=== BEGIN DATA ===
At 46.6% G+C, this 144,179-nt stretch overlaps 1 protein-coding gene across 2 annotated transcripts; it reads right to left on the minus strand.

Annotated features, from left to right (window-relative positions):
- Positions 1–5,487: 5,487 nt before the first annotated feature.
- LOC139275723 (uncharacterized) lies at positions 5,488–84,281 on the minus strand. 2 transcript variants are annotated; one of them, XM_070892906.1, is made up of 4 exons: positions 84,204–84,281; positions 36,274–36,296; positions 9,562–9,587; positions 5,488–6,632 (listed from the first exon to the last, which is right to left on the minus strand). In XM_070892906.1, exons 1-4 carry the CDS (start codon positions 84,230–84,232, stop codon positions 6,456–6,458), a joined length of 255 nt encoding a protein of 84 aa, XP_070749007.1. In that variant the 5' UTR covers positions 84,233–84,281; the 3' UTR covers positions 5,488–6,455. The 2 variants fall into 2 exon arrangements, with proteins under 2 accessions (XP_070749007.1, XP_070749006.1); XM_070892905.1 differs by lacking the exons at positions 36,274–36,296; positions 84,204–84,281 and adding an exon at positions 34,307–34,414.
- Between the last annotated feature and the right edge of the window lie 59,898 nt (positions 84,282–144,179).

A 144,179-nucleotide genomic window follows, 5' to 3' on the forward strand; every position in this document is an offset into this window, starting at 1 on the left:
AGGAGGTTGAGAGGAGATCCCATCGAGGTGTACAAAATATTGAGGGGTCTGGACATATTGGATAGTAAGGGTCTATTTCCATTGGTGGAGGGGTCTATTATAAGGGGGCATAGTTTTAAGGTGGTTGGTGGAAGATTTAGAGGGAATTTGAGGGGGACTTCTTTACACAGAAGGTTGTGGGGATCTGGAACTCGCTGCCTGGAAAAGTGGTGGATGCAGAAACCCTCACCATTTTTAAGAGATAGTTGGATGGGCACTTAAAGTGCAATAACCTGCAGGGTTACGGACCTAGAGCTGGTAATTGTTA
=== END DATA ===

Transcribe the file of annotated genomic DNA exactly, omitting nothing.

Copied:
At 46.6% G+C, this 144,179-nt stretch overlaps 1 protein-coding gene across 2 annotated transcripts; it reads right to left on the minus strand.

Annotated features, from left to right (window-relative positions):
- Positions 1–5,487: 5,487 nt before the first annotated feature.
- LOC139275723 (uncharacterized) lies at positions 5,488–84,281 on the minus strand. 2 transcript variants are annotated; one of them, XM_070892906.1, is made up of 4 exons: positions 84,204–84,281; positions 36,274–36,296; positions 9,562–9,587; positions 5,488–6,632 (listed from the first exon to the last, which is right to left on the minus strand). In XM_070892906.1, exons 1-4 carry the CDS (start codon positions 84,230–84,232, stop codon positions 6,456–6,458), a joined length of 255 nt encoding a protein of 84 aa, XP_070749007.1. In that variant the 5' UTR covers positions 84,233–84,281; the 3' UTR covers positions 5,488–6,455. The 2 variants fall into 2 exon arrangements, with proteins under 2 accessions (XP_070749007.1, XP_070749006.1); XM_070892905.1 differs by lacking the exons at positions 36,274–36,296; positions 84,204–84,281 and adding an exon at positions 34,307–34,414.
- Between the last annotated feature and the right edge of the window lie 59,898 nt (positions 84,282–144,179).

A 144,179-nucleotide genomic window follows, 5' to 3' on the forward strand; every position in this document is an offset into this window, starting at 1 on the left:
AGGAGGTTGAGAGGAGATCCCATCGAGGTGTACAAAATATTGAGGGGTCTGGACATATTGGATAGTAAGGGTCTATTTCCATTGGTGGAGGGGTCTATTATAAGGGGGCATAGTTTTAAGGTGGTTGGTGGAAGATTTAGAGGGAATTTGAGGGGGACTTCTTTACACAGAAGGTTGTGGGGATCTGGAACTCGCTGCCTGGAAAAGTGGTGGATGCAGAAACCCTCACCATTTTTAAGAGATAGTTGGATGGGCACTTAAAGTGCAATAACCTGCAGGGTTACGGACCTAGAGCTGGTAATTGTTA